Anil Achyuta, Investment Director, TDK Ventures
In a recent blog, Nicolas Sauvage, Managing Director of TDK Ventures, outlined our mission to invest in materials science startups as a means to unlocking a sustainable future and positive venture capital returns. We recently invested in Fabric8Labs, a materials science start-up focusing on metal 3D printing, so today I’ll discuss the why.
3D printing: a brief overview
Additive manufacturing, commonly known as 3D printing, is the process of making a solid object from a digital file. In this process, successive layers of material — plastic filaments, resin or metal powders — are joined to make an object from 3D model data. Each successive layer bonds to the preceding layer of melted or partially melted material.
By contrast, when you create an object by traditional means (subtractive manufacturing), it is often necessary to remove material through milling, machining, carving, shaping or other means. In subtractive manufacturing, sharp rotator tools or cutters remove material on a solid block of material to create the final shape. Figure 1 below compares the two methods.
Additive manufacturing lets you print an assembly as a single piece, reducing design, prototyping, and manufacturing time while avoiding costly errors and enhancing product quality. Customers worldwide use 3D printing for prototyping because of its digital flexibility and manufacturing operations efficiency. But lately, an increasing number of customers are concerned about waste created by subtractive methods, and environmental footprint of such downstream processing steps, making 3D printing an attractive, sustainable paradigm.
TDK’s CEO Mr. Ishiguro-san recently shared with us that there are many ways to reduce our CO2 footprint. One of them is to consume less. I thanked Ishiguro-san for delivering this astonishingly simple goal with colossal implications and guiding me to look at technologies and projects that would help consume less.
Technology advances expand market potential for additive manufacturing
It’s increasingly clear: The way we make things is changing.
As more companies realize the advantages that come with additive manufacturing — like tooling-free manufacturing, ability to create highly complex parts, assembly consolidation and more — the technology has grown dramatically in recent years.
And today, with the emergence of high-speed, high-capacity binder jetting systems, the industry stands on the precipice of a revolution — Additive Manufacturing 2.0 — that won’t just change how products and parts are made but could fundamentally alter the manufacturing landscape.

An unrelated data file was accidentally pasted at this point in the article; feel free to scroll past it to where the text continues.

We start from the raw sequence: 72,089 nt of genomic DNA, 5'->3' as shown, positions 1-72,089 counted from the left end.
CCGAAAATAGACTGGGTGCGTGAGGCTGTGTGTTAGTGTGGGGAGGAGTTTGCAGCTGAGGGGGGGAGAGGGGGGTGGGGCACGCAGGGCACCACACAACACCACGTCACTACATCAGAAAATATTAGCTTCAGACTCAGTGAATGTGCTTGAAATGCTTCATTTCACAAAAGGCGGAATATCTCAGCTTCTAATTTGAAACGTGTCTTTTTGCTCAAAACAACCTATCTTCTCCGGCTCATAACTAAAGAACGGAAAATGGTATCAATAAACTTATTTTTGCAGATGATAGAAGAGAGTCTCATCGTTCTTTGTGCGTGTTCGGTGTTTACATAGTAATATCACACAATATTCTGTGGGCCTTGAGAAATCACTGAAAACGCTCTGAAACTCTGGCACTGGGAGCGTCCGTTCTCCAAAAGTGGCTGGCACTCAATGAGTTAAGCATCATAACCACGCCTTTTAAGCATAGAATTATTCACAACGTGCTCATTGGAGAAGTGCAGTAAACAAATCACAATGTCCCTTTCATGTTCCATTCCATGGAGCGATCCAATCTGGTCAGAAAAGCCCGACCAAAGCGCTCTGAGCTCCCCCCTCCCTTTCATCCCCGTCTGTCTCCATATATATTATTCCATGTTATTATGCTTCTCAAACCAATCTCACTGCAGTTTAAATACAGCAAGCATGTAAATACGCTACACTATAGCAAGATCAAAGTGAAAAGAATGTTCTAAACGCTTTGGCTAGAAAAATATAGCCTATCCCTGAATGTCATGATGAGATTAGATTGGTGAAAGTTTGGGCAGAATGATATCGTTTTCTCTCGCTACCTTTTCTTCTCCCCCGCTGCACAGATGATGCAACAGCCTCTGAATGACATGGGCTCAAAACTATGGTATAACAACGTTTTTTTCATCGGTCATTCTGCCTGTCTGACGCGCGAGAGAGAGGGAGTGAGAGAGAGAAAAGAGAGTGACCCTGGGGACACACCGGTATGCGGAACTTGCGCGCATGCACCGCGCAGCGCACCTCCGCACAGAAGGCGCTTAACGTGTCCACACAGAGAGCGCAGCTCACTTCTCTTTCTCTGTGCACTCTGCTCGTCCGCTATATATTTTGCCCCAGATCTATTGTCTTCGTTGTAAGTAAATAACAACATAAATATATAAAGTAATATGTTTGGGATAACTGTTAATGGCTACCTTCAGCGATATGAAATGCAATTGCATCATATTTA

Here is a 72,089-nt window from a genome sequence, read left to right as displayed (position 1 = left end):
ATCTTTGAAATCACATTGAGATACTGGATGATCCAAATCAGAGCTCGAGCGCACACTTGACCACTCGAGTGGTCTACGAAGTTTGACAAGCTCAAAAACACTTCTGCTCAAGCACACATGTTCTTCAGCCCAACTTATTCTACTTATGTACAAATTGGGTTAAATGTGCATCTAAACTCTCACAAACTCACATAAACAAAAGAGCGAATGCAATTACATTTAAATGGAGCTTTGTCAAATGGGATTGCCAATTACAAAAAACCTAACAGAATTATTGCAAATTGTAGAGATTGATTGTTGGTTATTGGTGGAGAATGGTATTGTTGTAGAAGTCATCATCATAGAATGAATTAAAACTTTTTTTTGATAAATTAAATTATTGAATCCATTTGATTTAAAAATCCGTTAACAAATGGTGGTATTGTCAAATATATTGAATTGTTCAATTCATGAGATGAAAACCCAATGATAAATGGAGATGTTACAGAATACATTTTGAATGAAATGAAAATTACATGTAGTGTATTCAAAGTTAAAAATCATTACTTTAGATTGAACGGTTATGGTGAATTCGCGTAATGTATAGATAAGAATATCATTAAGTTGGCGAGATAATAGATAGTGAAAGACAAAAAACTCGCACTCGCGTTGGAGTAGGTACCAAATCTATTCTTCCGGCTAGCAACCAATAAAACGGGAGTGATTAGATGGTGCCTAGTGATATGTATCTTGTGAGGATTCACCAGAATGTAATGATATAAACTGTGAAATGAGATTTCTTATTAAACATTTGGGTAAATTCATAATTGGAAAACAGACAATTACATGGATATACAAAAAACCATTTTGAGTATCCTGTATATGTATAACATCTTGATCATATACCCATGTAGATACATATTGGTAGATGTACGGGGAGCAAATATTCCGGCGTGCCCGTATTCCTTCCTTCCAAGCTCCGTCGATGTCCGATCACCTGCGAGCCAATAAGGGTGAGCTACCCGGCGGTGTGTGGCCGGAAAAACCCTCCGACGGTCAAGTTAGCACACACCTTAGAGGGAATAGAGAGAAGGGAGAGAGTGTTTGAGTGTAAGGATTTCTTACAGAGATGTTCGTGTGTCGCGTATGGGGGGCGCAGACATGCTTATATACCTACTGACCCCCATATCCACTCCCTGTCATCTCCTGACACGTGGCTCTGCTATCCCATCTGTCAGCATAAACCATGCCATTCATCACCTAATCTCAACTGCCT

Additive Manufacturing 2.0 focuses on mass production with end-use parts driving market growth. The Wohlers Report 2020 predicts company adoption of additive manufacturing for end-use parts increasing from 5% in 2016 to 46% by 2022, with an increase in compound annual growth rate (CAGR) from $12 billion to $146 billion from 2019 to 2030.
And customers are eager for metal 3D solutions. A 2019 Ernst and Young study of 582 companies, found that about 49% use metal 3D printing. While 72% are also using polymer, the attractiveness of both materials is increasing. 65% of companies in the survey aspire to apply a metal printer — either their own or through a service provider. Parts made with 3D metal printing include:
● Auto applications such as a shift paddle and center marketing
● Circuit boards
● Spinal implants
● Rocket engines
● Tools: Injection modeling tools and milling cutters
The impact of Additive Manufacturing 2.0, however, reaches far beyond the factory floor.
In addition to changing the way millions of metal parts are made each year, additive manufacturing has the potential to help industry usher in a cleaner, more sustainable world.
TDK Ventures’ investment strategy for the metal 3D printing market
At TDK Ventures, we employ simplicity as the cornerstone of our investment criteria that has 3 simple steps:
● First, we focus on best-in-class start-ups that are operating in explosive markets for venture-style financial returns. Usually, best-in-class startups will often have a small set of early adopters that grow at lightning pace and due to the competitiveness of the technology, team, and explosive market, have the highest likelihood to win big, in venture-style — we call this “King of the Hill” internally.